It’s December 8th, 2009 and a young man who is rapidly becoming an online legend, takes a seat at the virtual tables to play a session against Brian Hastings. Railbirds clamour in the chat box, cheering on their new found hero – a man who single handedly devastated Tom Dwan‘s bankroll several months earlier. Isildur and Hastings have a bit of experience of playing together, but only know a little about each others game. As the cards are dealt for the first of what will be a 3,000 hand session, nobody watching realises that they are about to see the most catastrophic losing session of online poker in history. Isildur becomes the victim of a $4.1 million assassination as the worst online cash session in history unfolds. The railbirds and online world are astounded at what they have just seen.
In this session Isildur clearly didn’t run well, but Hastings has come more heavily armed than expected. Having watched the young Swede burst onto the poker scene and shake the high stakes poker world to it’s core, Hastings undoubtedly fears that he may meet the same fate as Dwan if he sits opposite Isildur. In order to swing the balance in his favour, Hastings devised a plan. Or rather, Hastings and his friends devised a plan.
It all began when Brian Townsend used prohibited data mining software to gain access to hands that Isildur has played in the past.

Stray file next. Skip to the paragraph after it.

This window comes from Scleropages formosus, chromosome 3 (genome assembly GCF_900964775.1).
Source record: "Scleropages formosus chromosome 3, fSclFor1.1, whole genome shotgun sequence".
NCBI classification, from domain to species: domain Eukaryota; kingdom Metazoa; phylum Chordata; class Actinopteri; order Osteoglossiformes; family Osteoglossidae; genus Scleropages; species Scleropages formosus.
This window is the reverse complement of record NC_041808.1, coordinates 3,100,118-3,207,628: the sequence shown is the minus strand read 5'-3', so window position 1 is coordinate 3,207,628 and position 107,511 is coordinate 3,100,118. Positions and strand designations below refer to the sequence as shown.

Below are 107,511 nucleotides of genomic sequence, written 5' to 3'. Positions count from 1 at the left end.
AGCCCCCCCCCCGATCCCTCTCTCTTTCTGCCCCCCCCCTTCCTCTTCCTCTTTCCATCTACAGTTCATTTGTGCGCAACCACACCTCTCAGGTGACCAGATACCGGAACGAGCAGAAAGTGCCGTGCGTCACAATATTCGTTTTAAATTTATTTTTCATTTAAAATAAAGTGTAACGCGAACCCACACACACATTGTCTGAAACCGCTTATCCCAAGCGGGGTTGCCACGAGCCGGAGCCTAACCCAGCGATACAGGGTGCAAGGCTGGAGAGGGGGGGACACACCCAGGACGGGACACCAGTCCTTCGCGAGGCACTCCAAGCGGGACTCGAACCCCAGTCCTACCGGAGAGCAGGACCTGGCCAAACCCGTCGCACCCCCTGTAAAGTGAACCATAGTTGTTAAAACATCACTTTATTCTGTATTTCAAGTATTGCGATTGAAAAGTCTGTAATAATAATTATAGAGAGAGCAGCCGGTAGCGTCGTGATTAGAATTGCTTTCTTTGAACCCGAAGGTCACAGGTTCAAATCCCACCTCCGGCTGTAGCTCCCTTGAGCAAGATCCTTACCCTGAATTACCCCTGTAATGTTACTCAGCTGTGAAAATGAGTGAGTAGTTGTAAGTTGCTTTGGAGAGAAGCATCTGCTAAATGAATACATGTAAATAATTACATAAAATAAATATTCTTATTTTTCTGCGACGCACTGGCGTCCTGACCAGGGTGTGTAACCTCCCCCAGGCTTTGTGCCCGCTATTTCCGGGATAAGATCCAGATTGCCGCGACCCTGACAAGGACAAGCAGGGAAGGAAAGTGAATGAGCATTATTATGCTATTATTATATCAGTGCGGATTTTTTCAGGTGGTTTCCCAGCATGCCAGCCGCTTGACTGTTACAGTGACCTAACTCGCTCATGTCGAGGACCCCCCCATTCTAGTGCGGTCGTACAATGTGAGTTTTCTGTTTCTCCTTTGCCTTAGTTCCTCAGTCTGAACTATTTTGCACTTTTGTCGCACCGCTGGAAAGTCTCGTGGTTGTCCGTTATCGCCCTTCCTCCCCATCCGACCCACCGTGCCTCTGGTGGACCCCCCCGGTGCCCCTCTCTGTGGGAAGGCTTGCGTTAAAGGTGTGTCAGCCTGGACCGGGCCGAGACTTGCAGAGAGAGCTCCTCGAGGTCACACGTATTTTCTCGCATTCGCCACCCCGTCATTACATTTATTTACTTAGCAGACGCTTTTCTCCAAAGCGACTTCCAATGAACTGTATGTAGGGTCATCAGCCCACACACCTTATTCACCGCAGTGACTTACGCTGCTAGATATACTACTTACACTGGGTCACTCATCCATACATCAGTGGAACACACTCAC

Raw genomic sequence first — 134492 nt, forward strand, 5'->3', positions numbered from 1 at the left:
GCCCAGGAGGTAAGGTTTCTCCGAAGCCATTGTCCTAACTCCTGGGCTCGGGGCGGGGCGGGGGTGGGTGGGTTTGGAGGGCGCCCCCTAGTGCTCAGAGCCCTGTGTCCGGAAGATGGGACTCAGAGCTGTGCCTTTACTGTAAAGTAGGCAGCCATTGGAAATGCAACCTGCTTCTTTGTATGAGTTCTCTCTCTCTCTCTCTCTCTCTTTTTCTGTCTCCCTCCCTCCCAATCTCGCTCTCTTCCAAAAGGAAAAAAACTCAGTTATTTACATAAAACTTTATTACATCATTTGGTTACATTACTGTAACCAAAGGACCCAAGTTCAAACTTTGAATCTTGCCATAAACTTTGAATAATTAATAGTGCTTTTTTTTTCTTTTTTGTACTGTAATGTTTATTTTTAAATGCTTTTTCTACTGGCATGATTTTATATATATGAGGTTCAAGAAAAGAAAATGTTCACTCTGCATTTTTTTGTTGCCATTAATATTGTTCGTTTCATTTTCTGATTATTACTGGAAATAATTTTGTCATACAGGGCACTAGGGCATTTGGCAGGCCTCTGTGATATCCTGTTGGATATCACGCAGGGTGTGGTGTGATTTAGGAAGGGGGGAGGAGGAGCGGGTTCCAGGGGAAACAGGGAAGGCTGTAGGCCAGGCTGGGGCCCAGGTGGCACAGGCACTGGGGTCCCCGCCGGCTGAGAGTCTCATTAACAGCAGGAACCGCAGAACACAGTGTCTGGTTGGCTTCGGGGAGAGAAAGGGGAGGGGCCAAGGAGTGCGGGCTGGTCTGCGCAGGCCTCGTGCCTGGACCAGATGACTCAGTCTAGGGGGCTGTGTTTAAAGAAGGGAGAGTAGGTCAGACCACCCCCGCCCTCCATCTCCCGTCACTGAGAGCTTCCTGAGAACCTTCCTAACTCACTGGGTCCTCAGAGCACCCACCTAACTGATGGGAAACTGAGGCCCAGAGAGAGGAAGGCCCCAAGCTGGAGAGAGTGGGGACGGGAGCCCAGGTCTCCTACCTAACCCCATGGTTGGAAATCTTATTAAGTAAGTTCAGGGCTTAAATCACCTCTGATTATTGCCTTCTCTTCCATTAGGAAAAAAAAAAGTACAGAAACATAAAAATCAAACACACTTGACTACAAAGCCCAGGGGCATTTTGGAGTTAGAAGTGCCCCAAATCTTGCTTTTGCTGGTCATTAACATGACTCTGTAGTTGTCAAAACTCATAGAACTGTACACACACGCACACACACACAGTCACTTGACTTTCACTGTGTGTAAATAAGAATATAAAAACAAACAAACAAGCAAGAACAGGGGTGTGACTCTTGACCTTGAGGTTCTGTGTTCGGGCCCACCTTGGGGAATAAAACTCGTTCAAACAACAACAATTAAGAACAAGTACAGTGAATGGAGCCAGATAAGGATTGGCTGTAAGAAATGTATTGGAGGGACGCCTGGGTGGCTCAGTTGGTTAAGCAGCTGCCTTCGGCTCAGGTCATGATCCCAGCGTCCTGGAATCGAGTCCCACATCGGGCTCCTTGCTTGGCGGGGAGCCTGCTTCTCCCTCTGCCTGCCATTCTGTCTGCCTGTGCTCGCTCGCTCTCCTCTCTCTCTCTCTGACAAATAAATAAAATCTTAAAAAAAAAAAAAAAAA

Players are not allowed to gather data from hands that they have not personally been involved in, but Townsend decided to do exactly this, before bringing his findings to Hastings, and fellow pro Cole South. He collected a total of over 50,000 hands on Isildur1. The three of them then sat and dissected every tiny aspect of Isildur‘s game,formulating optimal strategies to combat his style of play, using the data they are not entitled to. Hastings pens a blog post to tell the world about his “very special day”. In his haste tell the world every detail, Hastings lets slip about the teamwork and data mining. A very public backlash follows. As Full Tilt launch an investigation into the matter, many call for Isildur to be reimbursed, at least partially. To the dismay of Isildur and his fans, Full Tilt eventually conclude that sharing strategy is acceptable, but that the illegal data mining should be punished. Brian Townsend was sentenced to a rather lenient looking one month ban,and Isildur was left with his bankroll decimated. This does not mark the end for the young prodigy though, as he slowly rebuilds in the following years. 2015 sees Isildur win $3.5 million at PokerStars cash tables,and while he drops $1.3 million on Full Tilt that year, his comeback is complete. Isildur still plays online at the very highest stakes.
Script and voice by Craig Bradshaw/ Video par Bruno Thienard